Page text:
Speed limits to be cut on danger roads

PUBLISHED: 09:00 13 May 2011

More than 100 drivers were caught by Speedwatch volunteers in Clevedon

More than 100 drivers were caught by Speedwatch volunteers in Clevedon


TWO busy stretches of road - one outside a primary school, the other where a boy was knocked down - are to have their speed limits reduced as part of a district-wide review.

North Somerset Council’s officers have decided to reduce the speed limit along the A368 between Churchill and Sandford from 60mph to 40mph.

The 91m-long stretch of road has witnessed eight accidents since 2005 and has been subject to a community campaign after a 12-year-old boy was knocked down in 2009.

The council has also decided to reduce the speed limit on the A370 outside St Anne’s Primary School in Hewish from 50mph to 40mph.

This was also in response to a campaign, led by staff at the 158-pupil school and the parish council.

However, along with the successful campaigns, there has also been disappointment for some communities which have not got what they wished for.

In Banwell, councillors called for a 20mph limit along the A371 outside 
Banwell Primary School, but council officers said all other speed change proposals along the A370, A371, A38 and A368 are to be deferred because of a lack of funding.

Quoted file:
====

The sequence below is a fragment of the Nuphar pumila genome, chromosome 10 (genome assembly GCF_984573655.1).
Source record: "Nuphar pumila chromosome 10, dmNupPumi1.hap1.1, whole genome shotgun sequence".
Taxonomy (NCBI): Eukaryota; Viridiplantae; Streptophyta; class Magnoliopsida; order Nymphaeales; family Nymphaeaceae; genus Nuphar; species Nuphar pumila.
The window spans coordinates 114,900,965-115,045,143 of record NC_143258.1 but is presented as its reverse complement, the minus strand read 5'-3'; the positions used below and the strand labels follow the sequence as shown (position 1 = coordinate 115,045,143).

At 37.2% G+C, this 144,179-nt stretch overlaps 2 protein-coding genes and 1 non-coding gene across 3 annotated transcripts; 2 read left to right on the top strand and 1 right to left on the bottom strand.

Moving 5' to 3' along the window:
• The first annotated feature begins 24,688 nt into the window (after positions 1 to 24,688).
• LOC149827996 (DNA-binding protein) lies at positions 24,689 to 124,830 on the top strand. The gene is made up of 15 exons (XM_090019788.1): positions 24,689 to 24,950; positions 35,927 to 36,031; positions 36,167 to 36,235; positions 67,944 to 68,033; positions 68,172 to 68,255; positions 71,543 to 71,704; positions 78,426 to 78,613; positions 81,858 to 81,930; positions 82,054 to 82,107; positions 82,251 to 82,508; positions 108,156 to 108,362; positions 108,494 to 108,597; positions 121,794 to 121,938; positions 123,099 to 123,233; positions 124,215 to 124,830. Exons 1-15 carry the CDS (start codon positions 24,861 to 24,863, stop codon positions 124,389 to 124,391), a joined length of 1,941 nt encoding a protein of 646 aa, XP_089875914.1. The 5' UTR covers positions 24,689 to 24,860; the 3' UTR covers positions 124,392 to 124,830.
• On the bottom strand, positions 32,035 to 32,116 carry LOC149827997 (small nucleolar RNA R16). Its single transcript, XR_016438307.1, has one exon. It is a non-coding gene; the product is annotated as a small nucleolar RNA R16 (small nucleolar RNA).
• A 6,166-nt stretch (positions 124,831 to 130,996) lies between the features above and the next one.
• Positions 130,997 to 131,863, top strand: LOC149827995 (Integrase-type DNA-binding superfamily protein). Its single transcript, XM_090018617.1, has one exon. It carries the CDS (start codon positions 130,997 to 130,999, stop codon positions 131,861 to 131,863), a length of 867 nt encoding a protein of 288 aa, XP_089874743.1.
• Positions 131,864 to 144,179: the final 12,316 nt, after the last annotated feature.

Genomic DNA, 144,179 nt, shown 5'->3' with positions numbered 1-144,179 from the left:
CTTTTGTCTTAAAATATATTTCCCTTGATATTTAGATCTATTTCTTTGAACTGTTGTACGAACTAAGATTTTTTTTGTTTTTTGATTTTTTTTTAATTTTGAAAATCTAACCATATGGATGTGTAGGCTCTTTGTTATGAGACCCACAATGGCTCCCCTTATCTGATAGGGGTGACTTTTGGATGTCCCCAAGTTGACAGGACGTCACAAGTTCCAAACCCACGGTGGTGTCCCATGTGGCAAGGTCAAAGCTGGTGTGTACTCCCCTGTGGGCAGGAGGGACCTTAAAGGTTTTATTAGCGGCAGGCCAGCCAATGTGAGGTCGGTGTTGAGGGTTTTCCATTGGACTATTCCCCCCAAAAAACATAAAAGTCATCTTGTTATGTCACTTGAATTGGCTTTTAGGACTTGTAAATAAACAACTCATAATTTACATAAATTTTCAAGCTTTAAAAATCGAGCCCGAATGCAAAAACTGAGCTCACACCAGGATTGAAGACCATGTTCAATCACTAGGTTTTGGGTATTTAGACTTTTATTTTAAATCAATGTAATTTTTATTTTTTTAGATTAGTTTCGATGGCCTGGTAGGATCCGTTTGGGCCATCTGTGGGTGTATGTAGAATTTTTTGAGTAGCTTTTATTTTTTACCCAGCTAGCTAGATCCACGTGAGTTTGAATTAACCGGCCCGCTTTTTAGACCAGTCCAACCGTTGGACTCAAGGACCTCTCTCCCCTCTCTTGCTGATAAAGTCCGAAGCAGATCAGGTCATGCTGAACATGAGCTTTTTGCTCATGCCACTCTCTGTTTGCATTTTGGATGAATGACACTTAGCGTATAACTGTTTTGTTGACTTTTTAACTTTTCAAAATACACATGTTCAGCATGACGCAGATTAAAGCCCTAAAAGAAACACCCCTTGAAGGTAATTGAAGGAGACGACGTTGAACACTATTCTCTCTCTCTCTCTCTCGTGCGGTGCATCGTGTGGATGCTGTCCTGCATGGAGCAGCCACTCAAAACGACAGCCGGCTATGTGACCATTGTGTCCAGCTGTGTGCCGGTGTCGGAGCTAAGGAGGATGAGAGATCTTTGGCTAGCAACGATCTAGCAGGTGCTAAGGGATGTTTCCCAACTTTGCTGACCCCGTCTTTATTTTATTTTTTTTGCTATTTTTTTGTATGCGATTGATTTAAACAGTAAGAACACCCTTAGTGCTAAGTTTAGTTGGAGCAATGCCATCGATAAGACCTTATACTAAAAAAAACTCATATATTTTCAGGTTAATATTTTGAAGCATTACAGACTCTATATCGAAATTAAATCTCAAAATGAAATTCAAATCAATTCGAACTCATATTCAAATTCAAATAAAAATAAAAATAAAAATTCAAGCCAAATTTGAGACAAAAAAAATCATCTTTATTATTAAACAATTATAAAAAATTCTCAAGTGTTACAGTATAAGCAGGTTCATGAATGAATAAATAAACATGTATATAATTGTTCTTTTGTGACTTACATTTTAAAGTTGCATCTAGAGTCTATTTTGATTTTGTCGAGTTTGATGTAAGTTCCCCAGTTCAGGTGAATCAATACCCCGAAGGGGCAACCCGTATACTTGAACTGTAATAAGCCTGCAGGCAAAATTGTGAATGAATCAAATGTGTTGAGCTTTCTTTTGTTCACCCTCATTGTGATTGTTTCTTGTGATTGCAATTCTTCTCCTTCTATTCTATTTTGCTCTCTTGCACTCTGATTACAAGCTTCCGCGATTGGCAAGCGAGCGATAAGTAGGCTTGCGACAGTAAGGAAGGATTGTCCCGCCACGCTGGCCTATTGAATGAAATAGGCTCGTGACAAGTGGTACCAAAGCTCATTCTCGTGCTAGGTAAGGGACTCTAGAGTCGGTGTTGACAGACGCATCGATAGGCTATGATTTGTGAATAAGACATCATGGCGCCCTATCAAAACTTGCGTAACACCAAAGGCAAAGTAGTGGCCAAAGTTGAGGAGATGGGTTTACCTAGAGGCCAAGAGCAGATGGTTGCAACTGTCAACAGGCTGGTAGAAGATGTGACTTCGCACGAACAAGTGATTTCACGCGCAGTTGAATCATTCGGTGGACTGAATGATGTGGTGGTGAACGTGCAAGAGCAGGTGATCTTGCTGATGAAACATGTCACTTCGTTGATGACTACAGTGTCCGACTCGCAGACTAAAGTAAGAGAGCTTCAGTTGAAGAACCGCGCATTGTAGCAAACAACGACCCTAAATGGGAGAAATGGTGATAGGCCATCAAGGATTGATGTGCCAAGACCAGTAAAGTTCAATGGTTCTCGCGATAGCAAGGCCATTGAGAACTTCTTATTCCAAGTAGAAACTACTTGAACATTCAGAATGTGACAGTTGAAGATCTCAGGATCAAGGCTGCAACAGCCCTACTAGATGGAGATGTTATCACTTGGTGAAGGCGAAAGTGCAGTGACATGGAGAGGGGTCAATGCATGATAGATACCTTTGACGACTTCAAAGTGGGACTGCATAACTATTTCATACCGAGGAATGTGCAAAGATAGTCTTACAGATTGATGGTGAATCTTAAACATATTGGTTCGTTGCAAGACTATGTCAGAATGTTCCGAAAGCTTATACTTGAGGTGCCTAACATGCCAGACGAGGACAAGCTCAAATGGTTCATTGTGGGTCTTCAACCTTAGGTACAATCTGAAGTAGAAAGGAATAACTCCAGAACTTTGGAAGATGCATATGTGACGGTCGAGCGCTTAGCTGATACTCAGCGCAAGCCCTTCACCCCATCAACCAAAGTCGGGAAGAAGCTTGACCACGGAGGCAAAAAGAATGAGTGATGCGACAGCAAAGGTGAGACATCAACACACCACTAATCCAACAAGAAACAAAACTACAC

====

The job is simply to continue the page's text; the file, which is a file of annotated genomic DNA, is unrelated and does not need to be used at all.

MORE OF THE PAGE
The changes are part of a five-year review by the unitary authority of speed limits on A and B roads in North Somerset.

Ideas, put together in consultation with parish councils and police, attracted a total of 171 objections.

In a report, council officer Ian Wilson said: “It is clear the issue of speed in our local community is of great concern.

“The many objections received indicate a wide range of views.

“However, recent reduction of grants makes it difficult for the council to undertake and implement all the outcomes of the speed review.

“It is therefore unlikely that extensive speed limit changes can be funded in the near future.

“But it is clear from the review process and supported by the public that a number of key locations should be progressed as a matter of priority.”

The change in speed limits will cost the council about £2,000.

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